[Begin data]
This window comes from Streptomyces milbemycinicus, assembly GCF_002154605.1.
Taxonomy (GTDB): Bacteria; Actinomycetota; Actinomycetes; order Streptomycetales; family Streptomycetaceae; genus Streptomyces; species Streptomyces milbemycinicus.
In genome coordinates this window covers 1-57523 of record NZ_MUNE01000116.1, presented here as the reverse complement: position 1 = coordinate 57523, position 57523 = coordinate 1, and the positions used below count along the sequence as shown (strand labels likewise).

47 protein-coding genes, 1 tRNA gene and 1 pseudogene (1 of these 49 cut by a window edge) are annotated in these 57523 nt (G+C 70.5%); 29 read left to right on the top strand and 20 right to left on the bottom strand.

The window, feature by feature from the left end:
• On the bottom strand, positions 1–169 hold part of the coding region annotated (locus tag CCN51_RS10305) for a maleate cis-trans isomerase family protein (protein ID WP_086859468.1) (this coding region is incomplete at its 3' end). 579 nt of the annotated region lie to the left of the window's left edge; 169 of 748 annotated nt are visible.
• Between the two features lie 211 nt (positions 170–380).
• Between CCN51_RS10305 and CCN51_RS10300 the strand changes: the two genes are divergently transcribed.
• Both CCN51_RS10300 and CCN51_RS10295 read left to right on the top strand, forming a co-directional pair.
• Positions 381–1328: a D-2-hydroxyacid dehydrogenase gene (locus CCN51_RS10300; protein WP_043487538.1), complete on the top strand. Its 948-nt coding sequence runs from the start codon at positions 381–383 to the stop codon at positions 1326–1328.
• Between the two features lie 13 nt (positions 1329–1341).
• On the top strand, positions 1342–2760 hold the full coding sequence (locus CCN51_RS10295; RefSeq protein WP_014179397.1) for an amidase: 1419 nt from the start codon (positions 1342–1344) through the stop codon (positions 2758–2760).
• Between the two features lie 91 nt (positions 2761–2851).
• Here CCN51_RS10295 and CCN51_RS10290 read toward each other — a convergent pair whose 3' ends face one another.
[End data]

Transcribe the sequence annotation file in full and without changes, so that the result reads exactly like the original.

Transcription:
This window comes from Streptomyces milbemycinicus, assembly GCF_002154605.1.
Taxonomy (GTDB): Bacteria; Actinomycetota; Actinomycetes; order Streptomycetales; family Streptomycetaceae; genus Streptomyces; species Streptomyces milbemycinicus.
In genome coordinates this window covers 1-57523 of record NZ_MUNE01000116.1, presented here as the reverse complement: position 1 = coordinate 57523, position 57523 = coordinate 1, and the positions used below count along the sequence as shown (strand labels likewise).

47 protein-coding genes, 1 tRNA gene and 1 pseudogene (1 of these 49 cut by a window edge) are annotated in these 57523 nt (G+C 70.5%); 29 read left to right on the top strand and 20 right to left on the bottom strand.

The window, feature by feature from the left end:
• On the bottom strand, positions 1–169 hold part of the coding region annotated (locus tag CCN51_RS10305) for a maleate cis-trans isomerase family protein (protein ID WP_086859468.1) (this coding region is incomplete at its 3' end). 579 nt of the annotated region lie to the left of the window's left edge; 169 of 748 annotated nt are visible.
• Between the two features lie 211 nt (positions 170–380).
• Between CCN51_RS10305 and CCN51_RS10300 the strand changes: the two genes are divergently transcribed.
• Both CCN51_RS10300 and CCN51_RS10295 read left to right on the top strand, forming a co-directional pair.
• Positions 381–1328: a D-2-hydroxyacid dehydrogenase gene (locus CCN51_RS10300; protein WP_043487538.1), complete on the top strand. Its 948-nt coding sequence runs from the start codon at positions 381–383 to the stop codon at positions 1326–1328.
• Between the two features lie 13 nt (positions 1329–1341).
• On the top strand, positions 1342–2760 hold the full coding sequence (locus CCN51_RS10295; RefSeq protein WP_014179397.1) for an amidase: 1419 nt from the start codon (positions 1342–1344) through the stop codon (positions 2758–2760).
• Between the two features lie 91 nt (positions 2761–2851).
• Here CCN51_RS10295 and CCN51_RS10290 read toward each other — a convergent pair whose 3' ends face one another.